Thalie Park, by Urbicus, in Chalon-sur-Saône, France. Have you ever wondered how a landscape architecture project can be successful in a flood plain with polluted soil? Chalon-sur-Saône is located in the heart of Burgundy, France, and is well known for being the birthplace of photography inventor Nicéphore Niépce. It is a cultural capital town of art history and home to many tourist attractions. The city is also known for its Carnival festivities (one of the most famous in France, according to Chalon-Sur-Saône), for the wine trade, and especially for its cultural event, “Chalon dans la Rue”. Bike paths and green spaces have been implemented to make the city more green and enjoyable, and Chalon-sur-Saône has begun to stand out in the environmental field, as well. In 2013, the Association of Mayors of Major Cities in France and the French Committee for Sustainable Development rewarded the city with ribbons for sustainable development in recognition of its commitment to the environment. In the same year, a new park was opened in the city.The design for Thalie Park used inventive concepts to transform a flood plain into a functional park that beautifully integrates with neighboring buildings.
Designed by Urbicus, Thalie Park is surrounded by the natural areas of the Thalie Valley. It is also located in a site with aspects that are usually avoided in constructions. The site of approximately 13.4 hectares is a former landfill at the edge of the railway infrastructure, in a flood zone; this was certainly a major point of concern in the project that needed to be tackled by the design team.The hospital that neighbors the park was another key point that had to be considered in the project. The Centre Hospitalier Chalon Sur Saône Willian was opened in 2011 and is connected to other public spaces at the entrance to the town, by Thalie Park. Due to these facts, the fundamental challenge of the project was to manage the transition between the old city and the new area. A Disastrous Soil Under any circumstance, the soil had to be rejuvenated in order to accommodate the park. Urbicus had to design for a site where the soil was completely polluted by wastes such as heavy metals, illegal dumping, miscellaneous backfill, and other contaminants. The architects integrated the soil remediation into the design of the overall plan, improving not only the park, but also the hospital nearby and the safety of the area as a whole. Related Articles:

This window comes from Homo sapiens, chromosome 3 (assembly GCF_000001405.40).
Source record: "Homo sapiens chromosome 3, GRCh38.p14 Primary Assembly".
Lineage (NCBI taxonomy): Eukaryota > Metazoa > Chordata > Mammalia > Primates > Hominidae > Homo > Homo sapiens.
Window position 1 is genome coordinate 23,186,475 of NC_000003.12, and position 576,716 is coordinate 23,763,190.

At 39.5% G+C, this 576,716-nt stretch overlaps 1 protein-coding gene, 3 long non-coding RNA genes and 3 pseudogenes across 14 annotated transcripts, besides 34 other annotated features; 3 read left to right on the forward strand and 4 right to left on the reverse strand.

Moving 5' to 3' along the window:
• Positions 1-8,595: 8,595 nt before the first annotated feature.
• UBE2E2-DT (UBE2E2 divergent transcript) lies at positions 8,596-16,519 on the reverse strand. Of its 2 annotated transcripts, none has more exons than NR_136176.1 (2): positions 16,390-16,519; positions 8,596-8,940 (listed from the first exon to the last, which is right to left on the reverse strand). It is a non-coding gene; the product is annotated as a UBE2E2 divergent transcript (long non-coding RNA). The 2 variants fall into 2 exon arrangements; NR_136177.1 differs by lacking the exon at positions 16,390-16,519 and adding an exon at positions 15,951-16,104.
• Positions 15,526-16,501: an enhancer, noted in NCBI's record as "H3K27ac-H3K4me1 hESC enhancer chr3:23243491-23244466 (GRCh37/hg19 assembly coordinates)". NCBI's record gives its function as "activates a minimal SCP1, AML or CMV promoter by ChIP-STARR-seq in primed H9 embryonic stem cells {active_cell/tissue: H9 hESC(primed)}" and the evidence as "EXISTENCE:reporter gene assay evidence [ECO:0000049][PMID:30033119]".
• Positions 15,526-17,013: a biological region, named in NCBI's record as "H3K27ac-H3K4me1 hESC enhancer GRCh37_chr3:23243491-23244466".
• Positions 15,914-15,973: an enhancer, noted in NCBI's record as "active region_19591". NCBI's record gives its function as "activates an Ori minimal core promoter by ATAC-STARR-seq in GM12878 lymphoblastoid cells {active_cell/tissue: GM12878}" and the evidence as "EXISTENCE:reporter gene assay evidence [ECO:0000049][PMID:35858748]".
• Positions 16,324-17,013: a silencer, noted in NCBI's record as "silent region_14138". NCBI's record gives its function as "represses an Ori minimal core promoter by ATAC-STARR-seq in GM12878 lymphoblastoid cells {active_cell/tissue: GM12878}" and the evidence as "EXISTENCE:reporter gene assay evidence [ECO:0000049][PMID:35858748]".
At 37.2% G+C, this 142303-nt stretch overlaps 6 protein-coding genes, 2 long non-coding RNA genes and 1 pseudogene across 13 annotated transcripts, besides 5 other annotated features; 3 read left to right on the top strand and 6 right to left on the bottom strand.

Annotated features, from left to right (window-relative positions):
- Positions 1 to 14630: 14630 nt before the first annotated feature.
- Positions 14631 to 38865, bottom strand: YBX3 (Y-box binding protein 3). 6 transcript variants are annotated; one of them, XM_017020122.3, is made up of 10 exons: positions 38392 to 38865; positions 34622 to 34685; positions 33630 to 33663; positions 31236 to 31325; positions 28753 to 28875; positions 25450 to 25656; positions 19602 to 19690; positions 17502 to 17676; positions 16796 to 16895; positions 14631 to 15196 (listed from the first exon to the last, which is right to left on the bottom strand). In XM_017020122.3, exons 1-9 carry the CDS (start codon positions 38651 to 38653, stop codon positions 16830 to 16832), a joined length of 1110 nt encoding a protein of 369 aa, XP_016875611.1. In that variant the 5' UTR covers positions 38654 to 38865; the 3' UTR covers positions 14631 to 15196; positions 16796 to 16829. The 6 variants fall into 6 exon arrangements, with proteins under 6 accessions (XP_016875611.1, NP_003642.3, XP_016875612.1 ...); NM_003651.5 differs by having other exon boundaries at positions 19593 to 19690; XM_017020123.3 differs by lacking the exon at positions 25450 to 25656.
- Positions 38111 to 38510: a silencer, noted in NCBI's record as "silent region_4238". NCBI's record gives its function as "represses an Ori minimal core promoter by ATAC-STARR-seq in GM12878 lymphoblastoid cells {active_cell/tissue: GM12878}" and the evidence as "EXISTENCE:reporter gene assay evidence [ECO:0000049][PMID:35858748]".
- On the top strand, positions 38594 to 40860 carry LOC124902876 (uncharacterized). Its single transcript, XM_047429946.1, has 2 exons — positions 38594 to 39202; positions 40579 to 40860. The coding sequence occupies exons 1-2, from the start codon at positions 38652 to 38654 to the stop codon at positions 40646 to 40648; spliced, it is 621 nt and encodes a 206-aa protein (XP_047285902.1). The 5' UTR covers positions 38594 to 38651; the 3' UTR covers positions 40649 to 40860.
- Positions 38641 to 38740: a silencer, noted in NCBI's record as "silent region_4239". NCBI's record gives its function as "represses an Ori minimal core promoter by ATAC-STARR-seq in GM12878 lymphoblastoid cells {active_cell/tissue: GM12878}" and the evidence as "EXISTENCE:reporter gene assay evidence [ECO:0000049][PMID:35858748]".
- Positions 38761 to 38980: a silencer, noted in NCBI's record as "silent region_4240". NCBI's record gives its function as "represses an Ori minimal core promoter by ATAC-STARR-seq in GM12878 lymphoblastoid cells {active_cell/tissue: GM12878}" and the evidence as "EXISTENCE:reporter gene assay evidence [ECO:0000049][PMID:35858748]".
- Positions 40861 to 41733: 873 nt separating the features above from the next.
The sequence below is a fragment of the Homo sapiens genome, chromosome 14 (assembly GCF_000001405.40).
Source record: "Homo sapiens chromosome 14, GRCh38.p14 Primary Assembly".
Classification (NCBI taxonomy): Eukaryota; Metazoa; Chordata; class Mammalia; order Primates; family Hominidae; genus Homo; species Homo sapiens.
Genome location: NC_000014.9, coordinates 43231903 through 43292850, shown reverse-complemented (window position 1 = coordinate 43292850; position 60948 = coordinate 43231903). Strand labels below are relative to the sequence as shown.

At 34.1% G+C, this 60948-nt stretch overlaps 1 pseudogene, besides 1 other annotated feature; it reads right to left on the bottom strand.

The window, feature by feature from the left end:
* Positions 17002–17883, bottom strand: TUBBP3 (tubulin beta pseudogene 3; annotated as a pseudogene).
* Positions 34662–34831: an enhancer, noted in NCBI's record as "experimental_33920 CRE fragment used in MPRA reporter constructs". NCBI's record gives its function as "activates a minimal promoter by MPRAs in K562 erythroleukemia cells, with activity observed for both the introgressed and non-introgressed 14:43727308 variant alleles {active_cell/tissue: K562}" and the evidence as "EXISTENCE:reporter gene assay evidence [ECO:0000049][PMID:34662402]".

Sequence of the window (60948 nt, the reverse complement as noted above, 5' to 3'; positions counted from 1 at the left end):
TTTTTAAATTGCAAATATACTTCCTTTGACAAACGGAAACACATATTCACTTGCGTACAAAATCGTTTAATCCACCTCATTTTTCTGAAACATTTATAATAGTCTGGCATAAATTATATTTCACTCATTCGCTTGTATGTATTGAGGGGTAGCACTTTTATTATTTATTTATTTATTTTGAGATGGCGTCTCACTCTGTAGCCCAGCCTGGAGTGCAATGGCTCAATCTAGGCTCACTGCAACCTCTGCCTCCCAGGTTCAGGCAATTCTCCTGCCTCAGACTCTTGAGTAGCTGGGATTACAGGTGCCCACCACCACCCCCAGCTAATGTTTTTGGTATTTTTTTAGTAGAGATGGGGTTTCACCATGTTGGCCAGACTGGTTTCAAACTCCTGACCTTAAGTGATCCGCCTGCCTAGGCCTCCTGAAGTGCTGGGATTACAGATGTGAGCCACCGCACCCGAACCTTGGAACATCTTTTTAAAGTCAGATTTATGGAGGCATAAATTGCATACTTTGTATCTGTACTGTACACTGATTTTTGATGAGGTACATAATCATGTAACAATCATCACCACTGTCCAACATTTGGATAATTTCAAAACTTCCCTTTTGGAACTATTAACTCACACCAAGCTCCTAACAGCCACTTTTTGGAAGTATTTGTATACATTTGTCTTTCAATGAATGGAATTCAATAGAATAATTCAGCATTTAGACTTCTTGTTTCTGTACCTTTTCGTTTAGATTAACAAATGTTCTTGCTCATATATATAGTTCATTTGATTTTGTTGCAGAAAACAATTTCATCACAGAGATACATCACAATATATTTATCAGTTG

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With the completion of the project, the city depolluted the soil, gained another park while providing great views from the hospital, and improved the ambiance for the patients. A Great Solution by Urbicus Another great solution implemented by Urbicus was the creation of two ponds that allowed the management of water influx due to rises in the river water level or rainfall. The aquatic ecosystem existing in the ponds is comprised of species particularly chosen in consultation with fishing associations and state departments.Furthermore, the water from the hospital roof can be collected in the northern pond, enabling better management of rainwater and overflow. Lastly, to meet runoff specific water management requirements, the Rue du Capitaine Drillien — the street that separates the ponds — was converted into a road for buses and non-motorized vehicles only.
Thalie Park – Seeing Opportunity in the Face of Adversity
It is a fact that polluted soil is generally far from being the preferred choice for projects such as Thalie Park. And this is what makes the project so special: Instead of ruining the project, the characteristics of the soil and the fact it had to deliver the functionality of a flood area were major contributors to the design of the park and have actually led to the success of the project.Thalie Park successfully delivers a new recreational space to the local population, improves the landscape for hospital patients, and creates a great integration between the city entrance and the hospital, all while inventively serving as water runoff management to the site. Beyond that, the net effect of Thalie Park is one of less polluted soil and more green space that contributes to the environment. Recommended Reading:
- Design with Nature by Ian L. McHarg
- Meadows by Design: Creating a Natural Alternative to the Traditional Lawn by John Greenlee
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